Recovering From Traumatic Brain Injury Following an Accident, West Palm Beach Attorney Discusses
Every year, millions of people nationwide sustain a traumatic brain injury. Some die from their injuries. Many require prolonged care and hospitalization. The recovery process can take several weeks to many years. And cognitive issues may persist for the rest of a victim’s life to varying degrees.
How traumatic injury affects the brain
Traumatic brain injuries (TBIs) are defined as damage or destruction of brain tissue and are categorized as either closed or open head injuries. In a closed head injury, the brain is injured when it strikes the inner wall of the skull at a high velocity. Concussions are a common form of these injuries, but severe impacts can result in more extensive injuries. The rapid movement of the brain can also stretch and injure neuronal axons, which allow the brain to communicate with itself and the body.
In open head injuries, the skull is penetrated in some way, such as being hit by flying debris. These injuries, and later impairment, tend to be limited to a specific area of the brain, but can be just as severe.
Either category of trauma can result in loss of consciousness, coma, and impair breathing and motor functions. In many cases, crash victims experience:
- Loss of memory
- Irritability and mood changes
The recovery process
The recovery process varies from person to person, even those with similar injuries. Recovering from moderate to severe brain trauma is a much different process compared to mild cases and are often measured using the Rancho Los Amigos Scale. This scale consists of 8 stages.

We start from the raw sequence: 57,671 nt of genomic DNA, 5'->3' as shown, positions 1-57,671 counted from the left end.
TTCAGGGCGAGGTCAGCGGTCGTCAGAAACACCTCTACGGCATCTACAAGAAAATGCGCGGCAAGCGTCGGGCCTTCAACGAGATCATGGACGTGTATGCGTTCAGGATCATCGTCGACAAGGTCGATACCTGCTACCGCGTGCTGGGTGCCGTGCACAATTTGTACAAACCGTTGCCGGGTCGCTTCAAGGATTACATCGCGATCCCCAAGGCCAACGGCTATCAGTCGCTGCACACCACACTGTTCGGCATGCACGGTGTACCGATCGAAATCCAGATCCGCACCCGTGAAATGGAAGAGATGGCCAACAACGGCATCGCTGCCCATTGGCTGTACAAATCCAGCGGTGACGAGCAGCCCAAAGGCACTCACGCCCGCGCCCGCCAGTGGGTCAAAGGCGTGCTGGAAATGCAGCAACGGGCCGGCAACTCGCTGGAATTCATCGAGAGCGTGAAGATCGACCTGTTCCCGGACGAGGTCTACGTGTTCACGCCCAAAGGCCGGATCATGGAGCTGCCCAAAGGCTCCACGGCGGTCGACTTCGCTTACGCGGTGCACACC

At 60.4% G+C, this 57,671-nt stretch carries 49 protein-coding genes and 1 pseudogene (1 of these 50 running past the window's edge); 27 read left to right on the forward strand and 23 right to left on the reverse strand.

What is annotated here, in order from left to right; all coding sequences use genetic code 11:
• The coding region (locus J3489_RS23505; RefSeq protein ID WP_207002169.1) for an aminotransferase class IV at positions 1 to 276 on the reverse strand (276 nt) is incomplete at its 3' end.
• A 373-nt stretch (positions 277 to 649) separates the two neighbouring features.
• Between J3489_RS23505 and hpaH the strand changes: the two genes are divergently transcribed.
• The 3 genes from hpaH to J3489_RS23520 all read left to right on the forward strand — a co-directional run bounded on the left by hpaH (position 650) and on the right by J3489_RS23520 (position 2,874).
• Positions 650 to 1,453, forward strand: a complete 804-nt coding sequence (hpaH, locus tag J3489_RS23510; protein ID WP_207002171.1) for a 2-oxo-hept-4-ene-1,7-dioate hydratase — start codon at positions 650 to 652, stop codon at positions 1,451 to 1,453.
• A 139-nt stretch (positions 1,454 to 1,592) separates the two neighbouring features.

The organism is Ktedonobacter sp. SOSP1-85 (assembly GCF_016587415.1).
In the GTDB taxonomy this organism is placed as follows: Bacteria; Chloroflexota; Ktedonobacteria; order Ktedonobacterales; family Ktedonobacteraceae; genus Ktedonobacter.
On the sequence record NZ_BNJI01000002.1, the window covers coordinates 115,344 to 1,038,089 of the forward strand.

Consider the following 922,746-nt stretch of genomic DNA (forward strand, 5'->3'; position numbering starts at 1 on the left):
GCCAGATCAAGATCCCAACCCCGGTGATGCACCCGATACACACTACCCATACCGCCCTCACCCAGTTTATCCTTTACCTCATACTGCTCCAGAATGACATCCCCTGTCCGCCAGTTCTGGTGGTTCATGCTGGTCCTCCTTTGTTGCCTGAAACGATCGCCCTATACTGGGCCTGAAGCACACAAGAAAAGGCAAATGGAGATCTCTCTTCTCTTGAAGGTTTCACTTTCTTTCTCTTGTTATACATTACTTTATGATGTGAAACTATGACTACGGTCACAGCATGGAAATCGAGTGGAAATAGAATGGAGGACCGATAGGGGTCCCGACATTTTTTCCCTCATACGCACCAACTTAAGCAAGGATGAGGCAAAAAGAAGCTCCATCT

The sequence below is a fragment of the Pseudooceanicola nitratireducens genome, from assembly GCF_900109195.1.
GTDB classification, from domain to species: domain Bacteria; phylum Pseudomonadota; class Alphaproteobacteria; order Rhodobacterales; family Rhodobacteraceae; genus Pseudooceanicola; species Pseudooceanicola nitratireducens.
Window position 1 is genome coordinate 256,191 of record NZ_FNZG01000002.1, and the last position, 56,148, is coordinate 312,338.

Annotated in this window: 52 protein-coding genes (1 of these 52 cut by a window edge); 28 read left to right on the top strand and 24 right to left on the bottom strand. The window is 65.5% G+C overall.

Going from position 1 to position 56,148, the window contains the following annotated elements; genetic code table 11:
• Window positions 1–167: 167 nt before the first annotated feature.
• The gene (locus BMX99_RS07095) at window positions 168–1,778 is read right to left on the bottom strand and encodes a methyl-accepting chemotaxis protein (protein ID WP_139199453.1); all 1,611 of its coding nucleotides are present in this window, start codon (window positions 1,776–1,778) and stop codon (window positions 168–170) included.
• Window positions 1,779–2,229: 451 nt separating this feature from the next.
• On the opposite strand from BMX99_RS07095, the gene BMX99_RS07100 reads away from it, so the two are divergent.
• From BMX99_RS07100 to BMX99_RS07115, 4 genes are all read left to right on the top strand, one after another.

In stages 1-3, patients are either in a coma or awake only for short periods of time. By stage 3, the patient can react to commands, though inconsistently.
Progressing through stages 4-6 is a good sign for recovering patients. Their awareness starts to return, but they can be confused and agitated. By stage 6, patients can perform more tasks independently.
Patients at stages 7 and 8 are nearing full recovery. They can learn new skills, though slower than before. They will also have a poor short-term memory, judgment, and problem-solving skills. The final stage marks the point when the patient can function properly and return to their daily life.
Even at the final stage of recovery, there may be a lasting impact on a person’s quality of life following a traumatic brain injury. When such serious injuries happen due to someone else's negligence, that person needs to be held responsible for their reckless behavior. Contact our office today to find out how a personal injury attorney at our law firm can help you.